The United States is a net importer of barite, a critical mineral for the oil and gas industry; more than 80 percent of current domestic consumption of barite is imported from China. Nearly all of the domestic production of barite comes from stratiform deposits in Nevada. The 'modern analogs' approach adopted in this review can contribute to improving deposit models and the long-term resource picture in the United States.
Massive barite deposits in Nevada are interlayered with deep-water siliceous sedimentary strata of Paleozoic age within the Roberts Mountains Allochthon. Although the barite deposits formed along the long-lived, tectonically active margin of western North America before the Antler orogeny, uncertainty still exists regarding key aspects of their genesis, especially with respect to tectonic setting and depositional processes. Proposed tectonic settings include a continental slope adjacent to an ocean basin, and a rifted basin formed on continental crust. A margin dominated by other stress configurations
and strike-slip faulting may also have been present during the Paleozoic. Hypotheses for the genesis of sediment-hosted, stratiform barite deposits in Nevada can be grouped into two categories: (1) a synsedimentary hydrothermal model and (2) an ocean-circulation/productivity-zone model. Both models include a stage involving bacterial reduction of seawater sulfate.
Disseminated, diagenetic, and hydrothermal barite deposits are widespread features of the modern ocean. In the Pacific Ocean, disseminated barite deposits (max 9 weight percent BaSO4) are forming below high-productivity zones (for example, in equatorial belts) and on the flanks of ocean ridges (as fallout of 'black smoker' particles). Massive barite deposits of diagenetic (in the subsea floor and at cold seeps) and hydrothermal origins are present in several sediment-covered tectonic settings, including ocean ridges (Escanaba Trough and Guaymas Basin), oceanic transform faults (Blanco Fracture Zone), marginal basins (Sea of Okhotsk), convergent margins (Peru, Oregon, Alaska), and transform margins (California Continental Borderland). Both hydrothermal and diagenetic barite deposits may be present in some environments (for example, the California California Borderland).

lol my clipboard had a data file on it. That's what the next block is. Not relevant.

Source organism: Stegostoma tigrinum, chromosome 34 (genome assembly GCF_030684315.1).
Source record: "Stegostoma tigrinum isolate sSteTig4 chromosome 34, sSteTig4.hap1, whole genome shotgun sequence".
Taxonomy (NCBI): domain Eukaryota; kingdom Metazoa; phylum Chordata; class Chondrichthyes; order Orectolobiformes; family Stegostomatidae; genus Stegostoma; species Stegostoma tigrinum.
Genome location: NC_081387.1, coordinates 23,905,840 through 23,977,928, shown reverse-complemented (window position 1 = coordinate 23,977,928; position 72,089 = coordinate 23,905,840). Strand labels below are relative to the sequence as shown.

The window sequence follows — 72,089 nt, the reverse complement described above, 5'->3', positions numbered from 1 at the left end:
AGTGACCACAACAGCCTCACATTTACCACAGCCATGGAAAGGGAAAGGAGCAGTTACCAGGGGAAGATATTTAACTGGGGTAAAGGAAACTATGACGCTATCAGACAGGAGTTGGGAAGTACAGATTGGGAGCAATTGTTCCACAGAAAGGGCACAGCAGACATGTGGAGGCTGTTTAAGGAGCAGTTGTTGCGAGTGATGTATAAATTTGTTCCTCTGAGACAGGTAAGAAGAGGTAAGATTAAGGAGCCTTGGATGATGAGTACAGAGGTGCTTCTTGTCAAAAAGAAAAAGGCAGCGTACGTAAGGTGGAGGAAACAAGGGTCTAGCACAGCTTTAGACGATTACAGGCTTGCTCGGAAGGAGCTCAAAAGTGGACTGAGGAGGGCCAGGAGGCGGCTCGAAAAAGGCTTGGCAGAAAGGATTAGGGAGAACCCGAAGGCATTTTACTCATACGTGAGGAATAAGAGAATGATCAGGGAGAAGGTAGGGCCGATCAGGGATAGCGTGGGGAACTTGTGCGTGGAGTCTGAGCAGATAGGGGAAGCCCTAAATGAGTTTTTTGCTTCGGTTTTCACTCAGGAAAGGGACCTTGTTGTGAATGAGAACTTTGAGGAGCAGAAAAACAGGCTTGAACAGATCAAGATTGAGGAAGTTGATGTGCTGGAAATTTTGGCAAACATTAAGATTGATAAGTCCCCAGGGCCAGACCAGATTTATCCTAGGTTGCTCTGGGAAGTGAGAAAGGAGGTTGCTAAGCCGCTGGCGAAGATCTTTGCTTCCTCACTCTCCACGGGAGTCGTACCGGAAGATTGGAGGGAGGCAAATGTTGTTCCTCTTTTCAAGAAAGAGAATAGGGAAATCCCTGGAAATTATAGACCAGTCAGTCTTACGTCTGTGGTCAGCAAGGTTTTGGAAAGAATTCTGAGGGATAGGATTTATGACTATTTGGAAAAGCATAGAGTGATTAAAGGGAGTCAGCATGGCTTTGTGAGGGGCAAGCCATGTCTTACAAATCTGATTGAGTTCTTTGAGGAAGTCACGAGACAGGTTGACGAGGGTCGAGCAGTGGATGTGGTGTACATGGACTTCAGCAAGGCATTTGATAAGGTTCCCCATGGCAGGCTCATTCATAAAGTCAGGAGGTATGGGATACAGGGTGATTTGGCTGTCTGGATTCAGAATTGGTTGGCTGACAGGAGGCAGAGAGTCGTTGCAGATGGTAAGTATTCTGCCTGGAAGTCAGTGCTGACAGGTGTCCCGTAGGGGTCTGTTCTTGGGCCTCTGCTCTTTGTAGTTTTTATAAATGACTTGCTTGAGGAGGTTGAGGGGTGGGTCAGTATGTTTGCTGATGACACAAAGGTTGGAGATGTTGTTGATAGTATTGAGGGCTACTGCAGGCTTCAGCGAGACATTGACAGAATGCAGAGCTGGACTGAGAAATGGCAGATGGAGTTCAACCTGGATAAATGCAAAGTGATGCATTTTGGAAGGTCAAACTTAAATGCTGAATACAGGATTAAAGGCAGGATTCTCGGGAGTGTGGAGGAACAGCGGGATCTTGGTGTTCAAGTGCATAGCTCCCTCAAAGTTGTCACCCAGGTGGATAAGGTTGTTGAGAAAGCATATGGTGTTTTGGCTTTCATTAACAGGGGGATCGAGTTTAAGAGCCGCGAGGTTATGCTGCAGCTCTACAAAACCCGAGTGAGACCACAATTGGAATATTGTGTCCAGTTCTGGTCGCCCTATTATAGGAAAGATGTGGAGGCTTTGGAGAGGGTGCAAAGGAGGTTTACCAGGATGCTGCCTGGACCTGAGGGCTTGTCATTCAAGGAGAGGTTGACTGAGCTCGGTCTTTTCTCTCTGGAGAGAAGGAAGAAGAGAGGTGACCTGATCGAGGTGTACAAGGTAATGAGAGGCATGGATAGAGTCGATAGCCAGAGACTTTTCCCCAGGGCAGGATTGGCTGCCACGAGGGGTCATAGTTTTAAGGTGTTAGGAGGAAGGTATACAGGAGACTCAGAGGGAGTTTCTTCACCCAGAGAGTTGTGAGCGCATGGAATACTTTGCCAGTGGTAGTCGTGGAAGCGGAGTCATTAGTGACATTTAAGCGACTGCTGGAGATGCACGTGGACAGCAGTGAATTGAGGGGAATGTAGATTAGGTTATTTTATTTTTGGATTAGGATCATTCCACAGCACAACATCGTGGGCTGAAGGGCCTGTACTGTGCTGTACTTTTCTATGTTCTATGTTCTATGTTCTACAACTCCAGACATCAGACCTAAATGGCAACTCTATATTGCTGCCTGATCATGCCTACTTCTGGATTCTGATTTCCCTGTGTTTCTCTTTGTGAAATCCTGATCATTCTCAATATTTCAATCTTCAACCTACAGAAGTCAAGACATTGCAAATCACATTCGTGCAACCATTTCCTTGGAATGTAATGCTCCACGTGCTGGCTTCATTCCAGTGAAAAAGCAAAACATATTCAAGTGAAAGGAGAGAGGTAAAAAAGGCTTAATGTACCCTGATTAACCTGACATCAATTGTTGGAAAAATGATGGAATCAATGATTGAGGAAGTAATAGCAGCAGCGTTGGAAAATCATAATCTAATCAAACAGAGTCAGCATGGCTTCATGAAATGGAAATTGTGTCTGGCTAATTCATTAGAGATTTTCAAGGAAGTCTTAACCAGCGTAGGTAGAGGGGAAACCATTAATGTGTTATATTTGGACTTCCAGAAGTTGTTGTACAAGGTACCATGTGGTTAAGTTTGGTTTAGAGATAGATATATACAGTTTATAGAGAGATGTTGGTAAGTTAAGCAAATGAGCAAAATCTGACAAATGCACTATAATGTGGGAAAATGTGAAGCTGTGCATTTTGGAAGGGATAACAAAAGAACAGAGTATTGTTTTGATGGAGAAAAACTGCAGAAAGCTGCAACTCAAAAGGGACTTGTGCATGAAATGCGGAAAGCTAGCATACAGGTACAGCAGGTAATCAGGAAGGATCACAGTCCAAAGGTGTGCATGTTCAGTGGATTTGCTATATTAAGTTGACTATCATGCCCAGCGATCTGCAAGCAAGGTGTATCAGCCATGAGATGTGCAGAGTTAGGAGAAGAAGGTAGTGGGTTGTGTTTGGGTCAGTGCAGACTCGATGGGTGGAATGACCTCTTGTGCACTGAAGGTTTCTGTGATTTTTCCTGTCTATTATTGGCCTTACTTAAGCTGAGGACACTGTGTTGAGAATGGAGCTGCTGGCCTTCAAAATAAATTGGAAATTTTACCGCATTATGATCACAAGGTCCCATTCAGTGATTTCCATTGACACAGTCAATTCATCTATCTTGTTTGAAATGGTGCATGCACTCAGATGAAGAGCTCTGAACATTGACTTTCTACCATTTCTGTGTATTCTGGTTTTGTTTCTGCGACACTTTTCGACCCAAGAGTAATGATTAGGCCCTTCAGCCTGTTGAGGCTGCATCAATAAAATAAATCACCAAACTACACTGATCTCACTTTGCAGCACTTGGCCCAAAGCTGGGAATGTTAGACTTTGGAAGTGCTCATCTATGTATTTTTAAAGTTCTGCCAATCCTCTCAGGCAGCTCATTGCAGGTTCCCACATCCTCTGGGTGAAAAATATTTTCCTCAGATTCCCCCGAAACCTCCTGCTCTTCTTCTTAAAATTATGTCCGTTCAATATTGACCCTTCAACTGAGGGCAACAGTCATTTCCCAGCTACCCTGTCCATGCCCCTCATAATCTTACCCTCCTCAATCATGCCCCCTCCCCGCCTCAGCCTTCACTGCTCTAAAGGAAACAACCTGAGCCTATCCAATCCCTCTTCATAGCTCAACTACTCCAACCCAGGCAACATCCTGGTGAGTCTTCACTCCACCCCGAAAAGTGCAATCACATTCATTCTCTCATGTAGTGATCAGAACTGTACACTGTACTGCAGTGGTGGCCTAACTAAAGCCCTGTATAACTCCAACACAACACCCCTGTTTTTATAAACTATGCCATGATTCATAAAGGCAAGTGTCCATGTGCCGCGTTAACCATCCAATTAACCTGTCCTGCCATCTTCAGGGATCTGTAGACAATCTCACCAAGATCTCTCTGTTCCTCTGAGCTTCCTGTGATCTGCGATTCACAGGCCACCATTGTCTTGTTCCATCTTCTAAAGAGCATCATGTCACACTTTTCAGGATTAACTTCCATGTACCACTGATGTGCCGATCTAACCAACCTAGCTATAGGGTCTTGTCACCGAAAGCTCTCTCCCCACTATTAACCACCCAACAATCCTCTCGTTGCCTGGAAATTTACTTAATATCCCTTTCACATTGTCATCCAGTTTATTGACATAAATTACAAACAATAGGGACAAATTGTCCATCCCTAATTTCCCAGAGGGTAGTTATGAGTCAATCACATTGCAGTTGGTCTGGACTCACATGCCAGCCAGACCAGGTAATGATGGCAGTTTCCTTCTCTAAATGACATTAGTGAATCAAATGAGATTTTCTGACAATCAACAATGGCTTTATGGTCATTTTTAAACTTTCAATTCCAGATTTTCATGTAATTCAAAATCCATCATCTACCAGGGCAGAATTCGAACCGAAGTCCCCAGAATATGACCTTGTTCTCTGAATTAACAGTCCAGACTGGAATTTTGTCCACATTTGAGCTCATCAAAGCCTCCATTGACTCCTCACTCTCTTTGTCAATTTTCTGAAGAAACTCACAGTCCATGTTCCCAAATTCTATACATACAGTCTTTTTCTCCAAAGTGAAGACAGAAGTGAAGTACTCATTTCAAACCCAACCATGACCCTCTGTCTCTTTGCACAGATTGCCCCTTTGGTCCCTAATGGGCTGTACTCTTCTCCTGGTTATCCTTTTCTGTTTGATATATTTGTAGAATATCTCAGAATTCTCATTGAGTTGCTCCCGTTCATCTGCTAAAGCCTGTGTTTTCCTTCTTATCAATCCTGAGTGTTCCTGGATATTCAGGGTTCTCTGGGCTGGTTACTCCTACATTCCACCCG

On the basis of a consideration of tectonic settings and a comparison of deposit attributes (associated rock types, size, structure), mineralogy (BaSO4 content, SiO2 content), and geochemistry (S- and Sr-isotopic ratios) for modern and ancient massive barite deposits, cold seeps along transform margins (or, possibly, marginal basins) represent the most promising present-day metallogenetic analogs for stratiform barite. Hydrothermal systems can also produce high-grade barite, but the ubiquity of associated sulfide mineralization on the modern sea floor (and the paucity of sulfides in Nevada deposits) is problematic. On the basis of data from modern barite deposits, the presence of vent-specific faunas (tubeworms) and the variation in d34S values for barite (related to bacterial reduction of seawater sulfate) may not permit discrimination between a diagenetic or hydrothermal origin for ancient barite deposits.
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Chapter H: Stratiform Barite Deposits in the Roberts Mountains Allochthon, Nevada: A Review of Potential Analogs in Modern Sea-Floor Environments